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Developing potential adaptations to climate change for farming systems in Western Australia’s Northern Agricultural Region using the economic analysis tool STEP

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Author Info

  • Abrahams, Megan
  • Reynolds, Chad
  • van Gool, Dennis
  • Falconer, Kari-Lee
  • Peek, Caroline
  • Foster, Ian
  • Gardiner, Daniel
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    Abstract

    Climate change is expected to have a significant effect on agricultural production but less is known about its projected impact on the farm business. This paper provides a first attempt at an economic analysis of the impacts of climate change for broadacre farming systems and provides an insight into agricultural production areas in Western Australia at risk over the next 50 years. These risks have been assessed using the Simulated Transitional Economic Planning (STEP) model to investigate the impact on the farm business. Modelled future climate scenarios were incorporated into crop and pasture production models to examine the economic impact on the whole farming system. Uncertainties associated with climate and production projections were captured through the development of scenarios and sensitivity analyses were performed to encompass a range of potential outcomes for the impact of climate change on the farming systems of the northern wheat-belt. Testing of this process showed that the current farming systems of the region may decline in profitability under climate change to a point where some become financially unviable in the long term. This decline in profitability is driven not only by the decline in crop yields from climate change but also from a continuation in the trend of declining terms of trade. With innovation and adaptation it may be possible to overcome these impacts on the region‘s farming systems even under severe (CSIRO Mk2) climate change projections. Potential profitable adaptations under climate change included a combination farming system of trade cattle, opportunistic cropping and carbon sequestration from oil mallee trees in the low rainfall area; investment in technology and genetically modified crops in the medium rainfall area; and in the high rainfall area a combination of increased crop area on the better soil types and the use of perennial pastures on the poor soil types. The findings are dependent on the accuracy and validity of future climate projections, crop yield estimates and the economic conditions used in the STEP model. Use of this process has improved understanding of the potential impacts of climate change and facilitated regional planning, decision making and the setting of research and investment priorities. However, additional fine-tuning of the analysis and further exploration of alternatives is necessary before policy decisions are made on the future of agriculture in Western Australia‘s northern wheatbelt.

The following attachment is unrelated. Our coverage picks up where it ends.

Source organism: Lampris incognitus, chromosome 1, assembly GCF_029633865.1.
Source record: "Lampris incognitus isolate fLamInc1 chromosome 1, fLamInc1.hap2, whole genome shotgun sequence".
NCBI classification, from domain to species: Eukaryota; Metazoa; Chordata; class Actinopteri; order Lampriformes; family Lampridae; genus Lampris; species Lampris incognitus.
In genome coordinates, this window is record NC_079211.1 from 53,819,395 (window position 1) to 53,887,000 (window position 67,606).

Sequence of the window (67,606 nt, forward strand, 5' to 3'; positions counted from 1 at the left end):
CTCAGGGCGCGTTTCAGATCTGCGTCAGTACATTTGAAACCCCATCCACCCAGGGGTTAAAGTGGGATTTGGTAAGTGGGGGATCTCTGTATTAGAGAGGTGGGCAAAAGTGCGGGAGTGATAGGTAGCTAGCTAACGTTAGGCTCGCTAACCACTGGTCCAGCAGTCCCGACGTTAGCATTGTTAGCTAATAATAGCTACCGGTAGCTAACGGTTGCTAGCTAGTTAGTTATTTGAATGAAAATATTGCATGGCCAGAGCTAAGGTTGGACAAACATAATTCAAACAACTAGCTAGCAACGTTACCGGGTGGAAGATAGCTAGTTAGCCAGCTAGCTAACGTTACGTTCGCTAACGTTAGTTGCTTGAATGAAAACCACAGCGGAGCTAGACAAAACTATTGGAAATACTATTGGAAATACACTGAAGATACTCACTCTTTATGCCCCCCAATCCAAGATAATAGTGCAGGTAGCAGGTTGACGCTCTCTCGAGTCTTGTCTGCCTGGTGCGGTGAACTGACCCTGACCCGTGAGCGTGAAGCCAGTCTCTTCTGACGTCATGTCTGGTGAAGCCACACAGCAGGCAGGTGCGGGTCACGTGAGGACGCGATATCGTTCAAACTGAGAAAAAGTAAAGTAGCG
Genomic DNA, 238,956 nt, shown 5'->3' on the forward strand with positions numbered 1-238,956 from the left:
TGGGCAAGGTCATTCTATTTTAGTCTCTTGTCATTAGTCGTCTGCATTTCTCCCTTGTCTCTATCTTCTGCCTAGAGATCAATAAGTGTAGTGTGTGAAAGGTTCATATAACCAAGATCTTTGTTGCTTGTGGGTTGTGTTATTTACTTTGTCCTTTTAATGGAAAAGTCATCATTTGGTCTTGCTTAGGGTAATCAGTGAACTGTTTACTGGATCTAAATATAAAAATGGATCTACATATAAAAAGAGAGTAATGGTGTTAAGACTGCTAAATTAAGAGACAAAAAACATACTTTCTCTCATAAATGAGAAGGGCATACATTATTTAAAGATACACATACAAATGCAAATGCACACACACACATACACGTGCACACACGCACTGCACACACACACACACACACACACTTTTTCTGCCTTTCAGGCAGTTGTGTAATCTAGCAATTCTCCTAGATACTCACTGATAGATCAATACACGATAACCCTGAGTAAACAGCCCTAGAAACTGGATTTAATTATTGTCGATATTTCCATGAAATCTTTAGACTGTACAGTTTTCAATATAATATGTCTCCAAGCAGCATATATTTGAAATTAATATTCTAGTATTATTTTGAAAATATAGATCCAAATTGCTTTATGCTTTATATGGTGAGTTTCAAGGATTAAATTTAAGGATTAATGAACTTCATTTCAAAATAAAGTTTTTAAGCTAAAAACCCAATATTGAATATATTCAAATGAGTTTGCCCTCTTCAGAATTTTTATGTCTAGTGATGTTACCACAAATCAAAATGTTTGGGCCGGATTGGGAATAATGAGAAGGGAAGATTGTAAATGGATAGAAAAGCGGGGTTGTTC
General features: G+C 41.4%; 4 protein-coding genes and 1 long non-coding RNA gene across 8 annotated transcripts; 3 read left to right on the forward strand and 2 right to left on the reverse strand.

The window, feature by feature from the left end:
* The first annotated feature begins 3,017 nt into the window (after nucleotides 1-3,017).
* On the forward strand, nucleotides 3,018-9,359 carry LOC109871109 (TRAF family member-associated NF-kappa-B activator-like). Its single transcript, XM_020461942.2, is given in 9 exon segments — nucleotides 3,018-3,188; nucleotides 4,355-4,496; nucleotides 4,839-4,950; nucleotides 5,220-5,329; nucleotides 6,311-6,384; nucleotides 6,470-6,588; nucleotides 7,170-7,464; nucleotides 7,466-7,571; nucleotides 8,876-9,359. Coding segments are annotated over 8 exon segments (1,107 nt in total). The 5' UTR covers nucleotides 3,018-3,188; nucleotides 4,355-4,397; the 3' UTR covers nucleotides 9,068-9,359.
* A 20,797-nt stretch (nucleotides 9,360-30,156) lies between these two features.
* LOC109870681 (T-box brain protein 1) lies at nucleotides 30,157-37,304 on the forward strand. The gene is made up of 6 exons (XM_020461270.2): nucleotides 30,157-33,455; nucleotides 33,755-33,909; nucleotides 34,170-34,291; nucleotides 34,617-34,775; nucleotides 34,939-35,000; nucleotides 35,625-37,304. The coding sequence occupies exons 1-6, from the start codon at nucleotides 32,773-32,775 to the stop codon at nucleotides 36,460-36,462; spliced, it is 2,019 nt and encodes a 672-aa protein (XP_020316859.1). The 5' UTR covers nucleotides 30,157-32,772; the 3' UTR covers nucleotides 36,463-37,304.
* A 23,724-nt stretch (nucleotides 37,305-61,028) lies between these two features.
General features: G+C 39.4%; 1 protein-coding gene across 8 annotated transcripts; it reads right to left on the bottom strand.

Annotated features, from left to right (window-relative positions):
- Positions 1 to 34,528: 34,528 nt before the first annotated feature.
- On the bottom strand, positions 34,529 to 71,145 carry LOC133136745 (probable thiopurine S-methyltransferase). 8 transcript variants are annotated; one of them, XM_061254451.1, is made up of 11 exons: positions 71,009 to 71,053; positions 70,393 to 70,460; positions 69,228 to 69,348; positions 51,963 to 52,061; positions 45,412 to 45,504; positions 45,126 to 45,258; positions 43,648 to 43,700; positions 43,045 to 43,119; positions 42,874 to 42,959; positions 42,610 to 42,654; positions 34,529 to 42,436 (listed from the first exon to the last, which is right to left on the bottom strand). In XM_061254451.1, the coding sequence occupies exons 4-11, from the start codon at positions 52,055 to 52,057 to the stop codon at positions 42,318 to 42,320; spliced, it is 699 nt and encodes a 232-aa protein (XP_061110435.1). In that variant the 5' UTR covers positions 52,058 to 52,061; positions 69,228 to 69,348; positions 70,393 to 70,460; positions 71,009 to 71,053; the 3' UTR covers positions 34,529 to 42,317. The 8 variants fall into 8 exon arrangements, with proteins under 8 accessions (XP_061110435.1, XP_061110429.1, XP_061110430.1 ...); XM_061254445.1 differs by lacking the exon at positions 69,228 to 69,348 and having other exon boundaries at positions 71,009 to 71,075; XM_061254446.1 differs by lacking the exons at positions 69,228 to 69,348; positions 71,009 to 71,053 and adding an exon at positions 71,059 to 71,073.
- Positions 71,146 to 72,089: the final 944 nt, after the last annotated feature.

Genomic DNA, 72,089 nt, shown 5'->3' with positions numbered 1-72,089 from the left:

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    File URL: http://purl.umn.edu/131749
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    Bibliographic Info

    Article provided by Australasian Farm Business Management Network in its journal AFBM Journal.

    Volume (Year): 09 (2012)
    Issue (Month): 1 ()
    Pages:

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    Handle: RePEc:ags:afbmau:131749

    Contact details of provider:
    Web page: http://www.csu.edu.au/faculty/science/saws/afbm
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    Related research

    Keywords: Farming systems; climate change; STEP; economics; Agribusiness; Environmental Economics and Policy; Farm Management; Land Economics/Use;

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